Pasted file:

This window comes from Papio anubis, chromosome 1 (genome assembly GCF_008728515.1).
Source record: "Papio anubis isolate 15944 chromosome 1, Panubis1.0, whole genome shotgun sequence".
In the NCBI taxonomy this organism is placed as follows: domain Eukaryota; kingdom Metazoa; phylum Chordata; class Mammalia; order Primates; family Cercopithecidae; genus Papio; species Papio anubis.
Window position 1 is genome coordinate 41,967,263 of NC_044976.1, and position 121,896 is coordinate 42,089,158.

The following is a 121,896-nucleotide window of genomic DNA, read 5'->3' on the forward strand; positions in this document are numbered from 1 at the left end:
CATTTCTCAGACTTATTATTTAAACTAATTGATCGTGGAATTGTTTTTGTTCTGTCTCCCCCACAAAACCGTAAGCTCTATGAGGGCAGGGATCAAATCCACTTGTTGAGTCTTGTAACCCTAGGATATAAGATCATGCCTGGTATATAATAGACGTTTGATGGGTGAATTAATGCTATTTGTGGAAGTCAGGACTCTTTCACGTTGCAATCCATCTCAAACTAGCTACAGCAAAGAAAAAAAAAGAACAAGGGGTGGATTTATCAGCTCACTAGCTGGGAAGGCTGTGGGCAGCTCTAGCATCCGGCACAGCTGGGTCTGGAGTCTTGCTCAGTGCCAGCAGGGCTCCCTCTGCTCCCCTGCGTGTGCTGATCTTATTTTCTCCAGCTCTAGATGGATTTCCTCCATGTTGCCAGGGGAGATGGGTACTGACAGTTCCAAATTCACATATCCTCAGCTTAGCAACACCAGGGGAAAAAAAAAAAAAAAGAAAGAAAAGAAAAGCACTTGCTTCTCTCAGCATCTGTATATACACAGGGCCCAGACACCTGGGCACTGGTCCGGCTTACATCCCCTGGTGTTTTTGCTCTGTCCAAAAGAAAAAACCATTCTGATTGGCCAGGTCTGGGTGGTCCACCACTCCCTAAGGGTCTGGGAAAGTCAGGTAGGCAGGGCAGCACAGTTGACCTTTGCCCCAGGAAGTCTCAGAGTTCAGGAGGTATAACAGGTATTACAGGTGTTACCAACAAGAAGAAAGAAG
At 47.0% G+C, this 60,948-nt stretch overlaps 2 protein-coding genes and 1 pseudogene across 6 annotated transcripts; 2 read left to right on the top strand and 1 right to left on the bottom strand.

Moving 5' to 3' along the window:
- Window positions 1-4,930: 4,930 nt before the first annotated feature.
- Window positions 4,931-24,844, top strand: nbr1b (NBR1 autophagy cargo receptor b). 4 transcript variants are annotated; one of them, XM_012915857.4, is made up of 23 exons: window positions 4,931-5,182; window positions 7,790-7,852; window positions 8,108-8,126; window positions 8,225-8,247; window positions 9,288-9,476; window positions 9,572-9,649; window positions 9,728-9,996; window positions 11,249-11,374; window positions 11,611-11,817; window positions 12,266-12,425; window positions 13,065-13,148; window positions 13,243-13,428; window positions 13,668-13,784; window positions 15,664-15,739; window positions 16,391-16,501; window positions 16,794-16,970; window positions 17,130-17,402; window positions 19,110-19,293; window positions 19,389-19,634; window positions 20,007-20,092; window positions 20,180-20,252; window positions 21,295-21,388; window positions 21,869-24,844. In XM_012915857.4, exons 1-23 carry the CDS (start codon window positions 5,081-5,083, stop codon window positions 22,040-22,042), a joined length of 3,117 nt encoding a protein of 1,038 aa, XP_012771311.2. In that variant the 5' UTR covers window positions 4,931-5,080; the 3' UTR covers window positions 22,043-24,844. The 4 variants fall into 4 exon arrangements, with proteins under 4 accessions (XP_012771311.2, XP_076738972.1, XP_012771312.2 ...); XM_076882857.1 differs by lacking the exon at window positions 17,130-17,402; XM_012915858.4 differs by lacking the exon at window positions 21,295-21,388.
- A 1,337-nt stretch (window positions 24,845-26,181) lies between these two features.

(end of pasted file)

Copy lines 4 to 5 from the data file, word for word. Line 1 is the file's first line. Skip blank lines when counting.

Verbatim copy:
Window position 1 is genome coordinate 41,967,263 of NC_044976.1, and position 121,896 is coordinate 42,089,158.

The following is a 121,896-nucleotide window of genomic DNA, read 5'->3' on the forward strand; positions in this document are numbered from 1 at the left end: